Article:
In fact when you study her swimming, you can see that as one stroke finishes at the rear the next immediately starts at the front, which you can clearly see in this shot with the right arm finishing at the rear and the left hand tipping down to commence the stroke at the front:
Katie continuously and seamlessly transitions from one stroke to the next without any pause or glide in her stroke. She takes around 41-42 strokes per length, which is not an especially long or short stroke but backs this up with a very high stroke rate of 90 strokes per minute - and the combination is deadly. She's found the perfect trade-off between stroke length and stroke rate for her and it's paying her huge dividends, even if it goes against conventional wisdom that she should maximise her stroke length at all costs.
Katie is an absolute pleasure to watch swim and tends to be even stronger in the longer events, so expect more domination - and perhaps a lowering of her own world record - in the 800m freestyle final on Saturday night!
Rio Inspired Guru Virtual Squad Session
If all this Olympic swimming has fired you up then checkout Paul's Rio inspired training session in the Guru Virtual Squad:
You need a PRO license to swim the set!
Looking Forwards To The Ultimate Swinger Vs Smooth Showdown In The 1500m Freestyle
Earlier we looked at Sun Yang versus Mack Horton in the 400m freestyle. Well, they're both back in the action in the 1500m on Sunday night, and Sun gets a chance to extract revenge in his favourite event, where he set an incredible world record of 14:31.02 at London 2012.
But, and it's a big but, there's going to be another factor in this race and that's the Italian Gregorio Paltrinieri - the European Champion and short course record holder. Whilst Horton and Yang favour the longer smoother style of the "Smooth" Swim Type, Paltrinieri is a full on Swinger with a shorter stroke and faster turnover. Seeing Yang and Paltrinieri swim side by side with their very contrasting strokes will be fascinating:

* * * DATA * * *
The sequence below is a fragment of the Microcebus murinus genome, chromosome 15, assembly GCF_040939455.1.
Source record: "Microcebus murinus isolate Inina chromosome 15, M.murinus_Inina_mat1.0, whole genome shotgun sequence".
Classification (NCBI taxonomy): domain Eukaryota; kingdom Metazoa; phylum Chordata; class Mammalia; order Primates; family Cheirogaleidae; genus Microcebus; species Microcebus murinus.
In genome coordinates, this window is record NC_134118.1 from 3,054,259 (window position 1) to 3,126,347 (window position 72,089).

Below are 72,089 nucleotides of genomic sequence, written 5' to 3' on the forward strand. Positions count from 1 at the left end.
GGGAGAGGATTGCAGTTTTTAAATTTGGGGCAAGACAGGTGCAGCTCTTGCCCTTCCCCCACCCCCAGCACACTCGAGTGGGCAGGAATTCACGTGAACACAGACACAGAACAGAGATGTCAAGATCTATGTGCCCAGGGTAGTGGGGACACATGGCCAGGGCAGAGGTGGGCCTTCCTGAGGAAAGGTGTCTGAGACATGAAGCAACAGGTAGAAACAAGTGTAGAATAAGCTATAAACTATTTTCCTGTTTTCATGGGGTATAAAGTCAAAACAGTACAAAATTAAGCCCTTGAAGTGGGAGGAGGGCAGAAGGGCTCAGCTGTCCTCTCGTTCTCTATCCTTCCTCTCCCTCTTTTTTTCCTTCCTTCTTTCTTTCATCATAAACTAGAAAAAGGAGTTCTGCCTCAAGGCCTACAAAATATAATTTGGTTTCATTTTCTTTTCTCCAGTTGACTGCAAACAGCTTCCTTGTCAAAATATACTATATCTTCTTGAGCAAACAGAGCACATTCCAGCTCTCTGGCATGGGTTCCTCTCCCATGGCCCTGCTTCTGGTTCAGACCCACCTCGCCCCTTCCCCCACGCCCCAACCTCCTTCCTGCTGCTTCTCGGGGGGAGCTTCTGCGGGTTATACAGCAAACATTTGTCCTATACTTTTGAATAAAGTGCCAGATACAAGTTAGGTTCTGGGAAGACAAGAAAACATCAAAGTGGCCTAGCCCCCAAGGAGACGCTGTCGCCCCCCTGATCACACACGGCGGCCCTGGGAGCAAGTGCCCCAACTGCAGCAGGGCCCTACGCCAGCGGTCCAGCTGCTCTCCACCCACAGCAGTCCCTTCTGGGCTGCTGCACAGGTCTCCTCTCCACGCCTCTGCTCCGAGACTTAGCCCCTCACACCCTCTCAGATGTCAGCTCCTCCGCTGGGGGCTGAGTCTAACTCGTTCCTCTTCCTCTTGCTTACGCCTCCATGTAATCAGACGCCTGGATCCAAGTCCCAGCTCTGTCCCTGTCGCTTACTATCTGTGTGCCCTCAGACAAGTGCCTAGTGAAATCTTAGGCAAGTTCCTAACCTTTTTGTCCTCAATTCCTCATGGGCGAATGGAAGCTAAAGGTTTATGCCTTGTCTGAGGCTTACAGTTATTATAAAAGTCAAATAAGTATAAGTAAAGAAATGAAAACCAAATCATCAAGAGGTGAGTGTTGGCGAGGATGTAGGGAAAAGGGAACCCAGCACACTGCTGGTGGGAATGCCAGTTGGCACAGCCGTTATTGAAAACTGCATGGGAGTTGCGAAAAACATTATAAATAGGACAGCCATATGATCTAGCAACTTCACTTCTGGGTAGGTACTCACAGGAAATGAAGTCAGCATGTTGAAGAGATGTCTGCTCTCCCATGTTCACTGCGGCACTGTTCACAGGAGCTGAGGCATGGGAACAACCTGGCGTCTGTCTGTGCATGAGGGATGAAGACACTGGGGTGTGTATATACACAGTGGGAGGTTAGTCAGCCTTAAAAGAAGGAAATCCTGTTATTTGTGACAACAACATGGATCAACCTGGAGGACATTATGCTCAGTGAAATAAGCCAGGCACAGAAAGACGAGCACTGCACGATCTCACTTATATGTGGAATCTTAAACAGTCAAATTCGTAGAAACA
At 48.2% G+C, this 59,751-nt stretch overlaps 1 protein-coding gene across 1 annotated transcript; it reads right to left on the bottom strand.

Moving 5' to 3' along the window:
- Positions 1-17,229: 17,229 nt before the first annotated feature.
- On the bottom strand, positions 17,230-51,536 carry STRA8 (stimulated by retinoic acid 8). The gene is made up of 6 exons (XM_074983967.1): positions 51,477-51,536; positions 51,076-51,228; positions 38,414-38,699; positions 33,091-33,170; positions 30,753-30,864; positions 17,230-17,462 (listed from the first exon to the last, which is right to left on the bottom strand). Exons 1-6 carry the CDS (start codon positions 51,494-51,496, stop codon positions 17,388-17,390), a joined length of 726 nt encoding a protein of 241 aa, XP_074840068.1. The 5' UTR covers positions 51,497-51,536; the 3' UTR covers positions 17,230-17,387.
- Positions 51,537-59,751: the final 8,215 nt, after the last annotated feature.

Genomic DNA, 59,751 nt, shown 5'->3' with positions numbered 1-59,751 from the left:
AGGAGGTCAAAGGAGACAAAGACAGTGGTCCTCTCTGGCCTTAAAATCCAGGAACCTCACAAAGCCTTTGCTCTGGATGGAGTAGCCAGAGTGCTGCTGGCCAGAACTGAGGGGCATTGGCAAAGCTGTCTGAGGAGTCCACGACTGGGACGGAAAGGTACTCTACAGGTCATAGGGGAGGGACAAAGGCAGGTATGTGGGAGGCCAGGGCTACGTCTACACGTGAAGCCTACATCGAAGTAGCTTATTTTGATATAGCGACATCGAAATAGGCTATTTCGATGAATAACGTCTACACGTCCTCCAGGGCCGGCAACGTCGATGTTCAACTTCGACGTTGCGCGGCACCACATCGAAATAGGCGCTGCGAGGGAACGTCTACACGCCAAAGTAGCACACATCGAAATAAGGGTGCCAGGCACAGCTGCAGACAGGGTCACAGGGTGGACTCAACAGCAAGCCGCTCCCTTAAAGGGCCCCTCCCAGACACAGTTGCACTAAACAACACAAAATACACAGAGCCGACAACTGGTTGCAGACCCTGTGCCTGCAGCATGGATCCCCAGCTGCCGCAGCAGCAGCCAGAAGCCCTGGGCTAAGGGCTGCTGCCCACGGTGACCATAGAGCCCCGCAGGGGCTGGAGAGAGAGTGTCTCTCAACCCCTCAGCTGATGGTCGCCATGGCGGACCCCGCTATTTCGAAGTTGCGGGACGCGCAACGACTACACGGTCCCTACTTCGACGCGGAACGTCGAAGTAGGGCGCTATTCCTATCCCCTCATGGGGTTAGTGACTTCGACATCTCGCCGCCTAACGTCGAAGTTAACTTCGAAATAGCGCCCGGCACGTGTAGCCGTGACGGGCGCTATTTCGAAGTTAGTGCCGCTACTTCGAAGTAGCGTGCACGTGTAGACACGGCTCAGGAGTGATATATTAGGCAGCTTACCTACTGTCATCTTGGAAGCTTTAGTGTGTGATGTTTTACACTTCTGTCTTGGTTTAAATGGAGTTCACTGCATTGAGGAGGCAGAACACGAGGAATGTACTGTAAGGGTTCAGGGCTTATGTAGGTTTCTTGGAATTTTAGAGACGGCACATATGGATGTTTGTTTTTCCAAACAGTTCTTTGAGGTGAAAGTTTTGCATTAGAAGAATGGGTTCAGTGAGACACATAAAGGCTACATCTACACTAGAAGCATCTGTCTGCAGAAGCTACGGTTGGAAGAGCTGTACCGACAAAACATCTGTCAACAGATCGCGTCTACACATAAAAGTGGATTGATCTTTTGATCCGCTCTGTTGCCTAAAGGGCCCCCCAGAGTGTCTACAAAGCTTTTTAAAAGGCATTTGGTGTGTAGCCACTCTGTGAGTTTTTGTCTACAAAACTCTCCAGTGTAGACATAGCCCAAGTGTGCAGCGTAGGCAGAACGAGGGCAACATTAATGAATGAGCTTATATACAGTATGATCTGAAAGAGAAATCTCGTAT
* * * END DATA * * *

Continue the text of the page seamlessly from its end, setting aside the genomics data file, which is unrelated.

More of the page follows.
|Strokes per length:||28||40|
|Strokes per minute:||65||90|
It could be the ultimate Swinger vs. Smooth smackdown - we have our fingers crossed for an epic race:
Looking Forwards To The Triathlon And 10K Marathon Swims
The weather has certainly played a part in many events in Rio so far and could well continue to do so. Both the 10K open water and triathlon swims take place in the open Atlantic Ocean off Copacabana beach, potentially offering much lumpier conditions than the pancake flat Serpentine at London 2012. In fact if you watched yesterday's cycling timetrials and noticed the rough ocean conditions in the background, that's just along from Cocacabana on the same stretch of coast! :
What will this mean for both events? If you've been following Swim Smooth for a while you'll know that waves and chop favour swimmers with shorter strokes and a faster stroke rates. Expect these swimmers to come to the fore, and those with longer smoother strokes to relatively struggle. In the men's triathlon watch out for Alistair and Johnny Brownlee, and Henri Schoeman, all of whom race at 90 to 100 strokes per minute - super fast stroke rates!
Watch our unique study of Henri's swimming in the Guru here: www.swimsmooth.guru/video/k1/henri-schoeman/